Are we not all in the pursuit of happiness? But what does happiness mean to you? “I wish there was a pill for it,” I’ve heard some people say. I gently remind them, “Happiness is an internal process, friends. The sooner you realize this truth, the happier you will be.”
When my mother was alive, she would find happiness in friends and extended family praising my brother and me. “This aunty/uncle said good things about you.” Her face would light up.
“That’s so nice. See, I taught you right,” she would say.
I asked her once how she responded or what were her feelings when someone criticized her or us? Did she experience the opposite of “gloating?” Did it bother her? How did the negativity influence her mood? Did she then blame others for her unhappiness?
My mother wasn’t an exception. Most cultures, especially in the subcontinent, teach humans to rely on people, places, things, situations, circumstances etc. for their happiness. We leave our lives and emotional wellness in the hands of others and then feel disappointed when they don’t meet our expectations.
Yoga has trained me to stop outsourcing my happiness.
What do I mean by that?
The same aunty/uncle who loved my samosa or behavior and could not stop raving about me to my mother might be in a different mind space tomorrow and not appreciate me or my actions. Then what? Should their lack of recognition impact my sense of self or how I feel on the inside? Should I hold them responsible for “causing” me unhappiness? If I stay chained to other people’s opinion of me for my happiness, I will forever become a slave to their feelings. Can you imagine how unstable I would feel? Not just people, the same holds true for life and moments. Be it a dinner plan cancellation or not being able to buy a particular dress or a vacation falling through, can we hold these external factors responsible for making us miserable?
Yoga reminds us that it is how we respond, not what is happening that determines whether we are happy or not happy. In this past year and more, the pandemic has unleashed havoc in our lives. There has been no dearth of suffering. Research tells us that many adults are reporting specific negative impacts on their mental health and well-being, such as difficulty sleeping or eating, increases in alcohol consumption or substance use, and worsening chronic conditions, due to worry and stress over the coronavirus. The distance between happiness and humans seems to be increasing, especially for those who have always relied on external factors for mental peace and bliss.
“In these unprecedented times, I think it is extremely important to become emotionally self-reliant. Too much dependency on others makes people vulnerable. Often people become ignorant of their own happiness and life because they are too busy seeking validation from others and fulfilling the expectation of others,” says Monika Aggarwal, a healthcare professional and poet at heart, from Calgary, Canada.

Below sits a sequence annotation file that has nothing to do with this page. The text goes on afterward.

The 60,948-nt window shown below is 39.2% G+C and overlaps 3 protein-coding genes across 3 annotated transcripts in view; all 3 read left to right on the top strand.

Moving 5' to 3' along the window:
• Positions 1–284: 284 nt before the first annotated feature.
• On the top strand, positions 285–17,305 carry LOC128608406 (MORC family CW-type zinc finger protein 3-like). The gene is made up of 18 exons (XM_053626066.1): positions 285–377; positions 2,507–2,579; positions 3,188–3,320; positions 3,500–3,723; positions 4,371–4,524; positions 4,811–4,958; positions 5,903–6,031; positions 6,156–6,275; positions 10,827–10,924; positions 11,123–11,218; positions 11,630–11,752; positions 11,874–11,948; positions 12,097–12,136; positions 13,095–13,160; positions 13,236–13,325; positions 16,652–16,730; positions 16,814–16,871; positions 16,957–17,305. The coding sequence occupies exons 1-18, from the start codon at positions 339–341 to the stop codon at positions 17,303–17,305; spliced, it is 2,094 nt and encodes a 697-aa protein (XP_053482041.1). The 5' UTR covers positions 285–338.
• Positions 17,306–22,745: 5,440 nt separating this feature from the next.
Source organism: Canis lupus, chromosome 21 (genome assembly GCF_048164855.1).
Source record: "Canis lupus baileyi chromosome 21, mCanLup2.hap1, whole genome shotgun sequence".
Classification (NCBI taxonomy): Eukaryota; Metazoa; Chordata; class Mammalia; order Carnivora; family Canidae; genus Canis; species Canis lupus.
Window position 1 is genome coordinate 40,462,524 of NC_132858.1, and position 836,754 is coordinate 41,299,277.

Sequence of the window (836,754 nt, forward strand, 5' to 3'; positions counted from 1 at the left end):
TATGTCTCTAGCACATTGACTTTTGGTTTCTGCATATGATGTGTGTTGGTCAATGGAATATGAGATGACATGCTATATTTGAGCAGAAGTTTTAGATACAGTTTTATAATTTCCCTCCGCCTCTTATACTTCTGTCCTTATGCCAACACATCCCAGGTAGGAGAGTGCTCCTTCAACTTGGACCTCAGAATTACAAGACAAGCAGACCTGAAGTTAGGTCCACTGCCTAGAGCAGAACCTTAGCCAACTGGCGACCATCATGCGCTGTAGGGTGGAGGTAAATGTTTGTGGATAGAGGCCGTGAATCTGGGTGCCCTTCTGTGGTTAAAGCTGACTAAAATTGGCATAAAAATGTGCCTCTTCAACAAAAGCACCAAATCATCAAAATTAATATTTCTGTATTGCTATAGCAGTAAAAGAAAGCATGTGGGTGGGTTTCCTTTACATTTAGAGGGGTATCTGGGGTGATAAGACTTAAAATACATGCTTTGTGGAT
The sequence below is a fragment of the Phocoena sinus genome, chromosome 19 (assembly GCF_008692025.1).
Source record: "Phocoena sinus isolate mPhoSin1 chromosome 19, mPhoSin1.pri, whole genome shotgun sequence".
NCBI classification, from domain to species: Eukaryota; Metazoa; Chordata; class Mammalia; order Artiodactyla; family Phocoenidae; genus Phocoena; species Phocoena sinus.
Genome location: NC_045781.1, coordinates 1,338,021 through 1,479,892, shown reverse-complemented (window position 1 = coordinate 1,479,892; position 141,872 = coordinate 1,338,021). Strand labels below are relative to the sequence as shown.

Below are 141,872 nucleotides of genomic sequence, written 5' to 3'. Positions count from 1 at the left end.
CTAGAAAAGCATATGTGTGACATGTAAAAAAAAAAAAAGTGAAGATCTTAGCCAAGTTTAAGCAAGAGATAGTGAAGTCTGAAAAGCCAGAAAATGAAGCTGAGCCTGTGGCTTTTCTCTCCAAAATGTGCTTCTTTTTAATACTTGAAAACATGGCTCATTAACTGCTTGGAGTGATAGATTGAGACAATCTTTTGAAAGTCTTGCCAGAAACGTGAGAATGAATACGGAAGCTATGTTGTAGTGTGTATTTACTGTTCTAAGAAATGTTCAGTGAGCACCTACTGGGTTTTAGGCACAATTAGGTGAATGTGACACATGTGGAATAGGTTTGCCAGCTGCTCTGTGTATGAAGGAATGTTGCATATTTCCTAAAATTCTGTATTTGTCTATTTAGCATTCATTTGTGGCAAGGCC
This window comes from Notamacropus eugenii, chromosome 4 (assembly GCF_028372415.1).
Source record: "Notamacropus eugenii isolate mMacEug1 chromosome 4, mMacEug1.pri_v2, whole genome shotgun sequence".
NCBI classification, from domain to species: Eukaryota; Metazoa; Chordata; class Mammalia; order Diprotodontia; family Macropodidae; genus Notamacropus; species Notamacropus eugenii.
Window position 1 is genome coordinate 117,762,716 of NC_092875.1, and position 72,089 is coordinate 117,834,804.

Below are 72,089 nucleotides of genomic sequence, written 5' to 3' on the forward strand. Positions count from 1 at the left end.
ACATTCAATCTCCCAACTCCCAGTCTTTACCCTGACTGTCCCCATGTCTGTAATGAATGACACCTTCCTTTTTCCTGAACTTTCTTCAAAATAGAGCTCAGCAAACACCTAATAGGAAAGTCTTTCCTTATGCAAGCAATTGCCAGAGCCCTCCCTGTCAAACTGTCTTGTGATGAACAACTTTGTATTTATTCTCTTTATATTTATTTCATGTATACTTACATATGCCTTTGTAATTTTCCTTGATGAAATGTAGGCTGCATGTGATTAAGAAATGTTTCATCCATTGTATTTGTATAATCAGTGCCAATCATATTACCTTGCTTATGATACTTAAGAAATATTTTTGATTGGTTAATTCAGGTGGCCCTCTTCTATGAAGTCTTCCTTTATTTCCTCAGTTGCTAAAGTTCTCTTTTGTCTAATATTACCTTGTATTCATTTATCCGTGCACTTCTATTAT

Aggarwal, who is also a very dear friend (in this happy picture, Monika and I were hanging out in Las Vegas) reiterates that when a person is happy, all other things coexist peacefully and beautifully. In this space, one begins to embrace solitude and have more positive outlook towards life. She is right. Research shows that much of happiness is under personal control.
I reached out to three of my best friends from when I was growing up — Arti Gupta, Gayatri Kumar, and Jaya Sharan — and asked them what happiness means to them. In this picture, we were in our college dormitory. Happiness in our teenage years was hanging out with our buddies, sharing stories, and experiencing gastronomic onslaught brought upon by street foods.
Arti Gupta says, “Happiness to me would mean my mom recovering and coming home.”
Gayatri Kumar puts it differently: “Happiness is said to be both internal and external. But everyone seems to be searching for happiness. It is second in the list of priorities, after peace of mind. It is one of the things we want most in life, and at the same time one of the things we have the least amount of and hence keep looking for it. For me, happiness is a state of mind, in which I experience complete inner peace, stillness, and calm. Happiness is definitely an internal process.”
According to Jaya Sharan, “Happiness to me is a state of mind, an internal process. Where there is a sense of fulfillment, peace, love, warmth, security and achievement. Be it for self or for loved ones…happiness therefore can be momentary or long lasting. It is a continuous work in process. Achieving any one or two things listed at a given time makes me happy. Happiness sometimes to me is also letting it be and going with the flow.”
May is mental health awareness month. The wise will remind us to stop attributing our happiness to what’s going on externally. It takes daily practice to find the power within. Happiness and unhappiness are states of mind and therefore their real causes cannot be found outside the mind. Life will always be filled with ebbs and flows. Relationships, money, health, people… they are all transient. The only thing constant is change. The sooner we accept this hard fact, the better will be the state of our emotional wellness.
“Happiness is not something ready-made. It comes from your own actions.” ~ Dalai Lama